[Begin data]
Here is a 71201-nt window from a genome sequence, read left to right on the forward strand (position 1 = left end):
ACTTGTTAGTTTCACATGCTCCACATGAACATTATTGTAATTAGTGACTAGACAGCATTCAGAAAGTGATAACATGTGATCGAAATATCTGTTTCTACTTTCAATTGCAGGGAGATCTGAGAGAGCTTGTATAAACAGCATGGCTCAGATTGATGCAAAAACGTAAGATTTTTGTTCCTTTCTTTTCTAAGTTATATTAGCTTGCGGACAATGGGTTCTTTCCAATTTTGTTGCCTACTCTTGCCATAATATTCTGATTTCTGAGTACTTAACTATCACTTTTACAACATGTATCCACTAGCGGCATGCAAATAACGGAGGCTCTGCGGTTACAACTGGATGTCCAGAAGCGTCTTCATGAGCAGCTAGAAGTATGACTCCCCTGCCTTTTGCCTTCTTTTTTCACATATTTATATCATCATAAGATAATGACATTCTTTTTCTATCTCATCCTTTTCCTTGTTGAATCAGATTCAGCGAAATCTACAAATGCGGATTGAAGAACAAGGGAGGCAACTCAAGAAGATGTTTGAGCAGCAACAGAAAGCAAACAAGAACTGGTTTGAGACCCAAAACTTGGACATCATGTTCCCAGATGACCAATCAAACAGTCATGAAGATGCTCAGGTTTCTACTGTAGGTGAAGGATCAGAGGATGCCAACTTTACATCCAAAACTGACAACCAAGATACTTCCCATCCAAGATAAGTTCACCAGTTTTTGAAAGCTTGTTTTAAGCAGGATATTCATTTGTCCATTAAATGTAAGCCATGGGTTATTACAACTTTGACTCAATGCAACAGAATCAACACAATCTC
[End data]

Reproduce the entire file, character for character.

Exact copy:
Here is a 71201-nt window from a genome sequence, read left to right on the forward strand (position 1 = left end):
ACTTGTTAGTTTCACATGCTCCACATGAACATTATTGTAATTAGTGACTAGACAGCATTCAGAAAGTGATAACATGTGATCGAAATATCTGTTTCTACTTTCAATTGCAGGGAGATCTGAGAGAGCTTGTATAAACAGCATGGCTCAGATTGATGCAAAAACGTAAGATTTTTGTTCCTTTCTTTTCTAAGTTATATTAGCTTGCGGACAATGGGTTCTTTCCAATTTTGTTGCCTACTCTTGCCATAATATTCTGATTTCTGAGTACTTAACTATCACTTTTACAACATGTATCCACTAGCGGCATGCAAATAACGGAGGCTCTGCGGTTACAACTGGATGTCCAGAAGCGTCTTCATGAGCAGCTAGAAGTATGACTCCCCTGCCTTTTGCCTTCTTTTTTCACATATTTATATCATCATAAGATAATGACATTCTTTTTCTATCTCATCCTTTTCCTTGTTGAATCAGATTCAGCGAAATCTACAAATGCGGATTGAAGAACAAGGGAGGCAACTCAAGAAGATGTTTGAGCAGCAACAGAAAGCAAACAAGAACTGGTTTGAGACCCAAAACTTGGACATCATGTTCCCAGATGACCAATCAAACAGTCATGAAGATGCTCAGGTTTCTACTGTAGGTGAAGGATCAGAGGATGCCAACTTTACATCCAAAACTGACAACCAAGATACTTCCCATCCAAGATAAGTTCACCAGTTTTTGAAAGCTTGTTTTAAGCAGGATATTCATTTGTCCATTAAATGTAAGCCATGGGTTATTACAACTTTGACTCAATGCAACAGAATCAACACAATCTC